Subhadra Sen Gupta
I did not choose to write historical fiction, the children made me do it. It all began at a workshop for 12 year-old kids, where on an inexplicable whim, I asked them about the subjects they hated the most in school.
Hindi got the maximum votes, something I completely empathized with as I had spent my school years weeping over the poetry of Tulsidas and Mahadevi Verma. Then came maths at number two, and again I knew very well that sinking feeling I used to get staring at a maths equation that read pure Greek to me. However, the third choice surprised me, as more than half the hands shot and they voted in history.
I fell in love with history the moment my sixth grade teacher told us the stories of Mohenjodaro, of Alexander fighting Porus, and Ashoka finding religion. After all, history is about kings and queens, voyages of discovery, conspiracies, betrayals, and such surprising things as an old man who walked four hundred miles to make salt and started a revolution. It is about people and their lives and there is the word ‘story’ in history. How can that be boring?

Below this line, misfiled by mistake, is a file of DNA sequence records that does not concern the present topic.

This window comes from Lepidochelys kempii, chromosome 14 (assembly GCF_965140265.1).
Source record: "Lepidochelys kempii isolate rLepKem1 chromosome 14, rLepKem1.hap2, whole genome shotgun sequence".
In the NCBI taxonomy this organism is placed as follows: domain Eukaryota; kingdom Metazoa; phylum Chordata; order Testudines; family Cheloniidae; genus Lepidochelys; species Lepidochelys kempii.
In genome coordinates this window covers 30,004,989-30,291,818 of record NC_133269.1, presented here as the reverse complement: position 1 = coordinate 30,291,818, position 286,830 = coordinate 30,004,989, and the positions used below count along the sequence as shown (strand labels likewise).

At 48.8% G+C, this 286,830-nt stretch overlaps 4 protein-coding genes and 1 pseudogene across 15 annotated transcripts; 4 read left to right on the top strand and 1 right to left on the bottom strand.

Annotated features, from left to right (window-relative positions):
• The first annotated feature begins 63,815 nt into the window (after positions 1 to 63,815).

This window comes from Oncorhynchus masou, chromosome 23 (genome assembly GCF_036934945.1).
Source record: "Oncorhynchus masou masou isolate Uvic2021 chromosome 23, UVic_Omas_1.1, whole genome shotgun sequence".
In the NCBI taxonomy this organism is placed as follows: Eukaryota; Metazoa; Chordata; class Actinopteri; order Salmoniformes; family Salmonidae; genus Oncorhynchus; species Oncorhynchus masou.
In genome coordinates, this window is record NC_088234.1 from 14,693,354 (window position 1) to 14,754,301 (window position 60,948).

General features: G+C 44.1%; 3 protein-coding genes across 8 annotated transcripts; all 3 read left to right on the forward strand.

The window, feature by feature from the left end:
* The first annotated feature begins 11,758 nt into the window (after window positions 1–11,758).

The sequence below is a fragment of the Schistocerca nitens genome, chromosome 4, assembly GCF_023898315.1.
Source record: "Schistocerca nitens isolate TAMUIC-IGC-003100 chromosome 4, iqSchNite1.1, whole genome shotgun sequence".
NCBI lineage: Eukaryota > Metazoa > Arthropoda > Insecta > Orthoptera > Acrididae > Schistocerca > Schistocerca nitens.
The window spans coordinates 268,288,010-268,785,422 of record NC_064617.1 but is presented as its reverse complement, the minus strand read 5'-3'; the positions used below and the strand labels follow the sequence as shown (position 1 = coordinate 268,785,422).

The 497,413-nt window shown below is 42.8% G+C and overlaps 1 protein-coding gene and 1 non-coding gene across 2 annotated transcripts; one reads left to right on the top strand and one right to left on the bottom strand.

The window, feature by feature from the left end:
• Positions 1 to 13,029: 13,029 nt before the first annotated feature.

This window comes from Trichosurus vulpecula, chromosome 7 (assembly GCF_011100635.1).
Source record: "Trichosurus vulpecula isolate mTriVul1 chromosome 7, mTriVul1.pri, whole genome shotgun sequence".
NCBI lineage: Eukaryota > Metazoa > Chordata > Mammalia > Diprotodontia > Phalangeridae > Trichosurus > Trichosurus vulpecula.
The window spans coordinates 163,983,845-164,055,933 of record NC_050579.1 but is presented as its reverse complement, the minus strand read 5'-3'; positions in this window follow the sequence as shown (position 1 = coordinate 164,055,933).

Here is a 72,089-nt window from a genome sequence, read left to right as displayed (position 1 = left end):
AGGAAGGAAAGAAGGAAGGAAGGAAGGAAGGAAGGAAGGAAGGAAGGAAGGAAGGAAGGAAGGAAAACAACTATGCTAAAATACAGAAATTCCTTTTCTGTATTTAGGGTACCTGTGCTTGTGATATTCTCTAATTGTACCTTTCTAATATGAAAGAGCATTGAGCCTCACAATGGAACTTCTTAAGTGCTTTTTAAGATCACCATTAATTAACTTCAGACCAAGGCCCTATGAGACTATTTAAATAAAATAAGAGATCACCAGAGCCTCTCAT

Once I had taken a look at their textbooks I got the picture. Our textbooks take away every bit of colour and life from the subject and they are written in such a humourless, solemn and pedantic style, that even the most enthusiastic and imaginative teacher will struggle to make it interesting. Plus, the length of the syllabus is so huge that just to cover it all becomes a battle. I really don’t know why children between classes six and eight have to absorb so much history. At a time when they are still struggling to understand concepts like democracy or revolution, does a 12-year-old really need to know the details of the Minto-Morley Act or Akbar’s mansabdari system? The problem I discovered was that our textbooks are written by historians who have forgotten their childhood, do not know how to communicate with the young and are not in touch with children.
The author writes on history, travel and mythology. She enjoys making the past come alive through her historical fiction and also writing mysteries and comic books. She can be reached at firstname.lastname@example.org.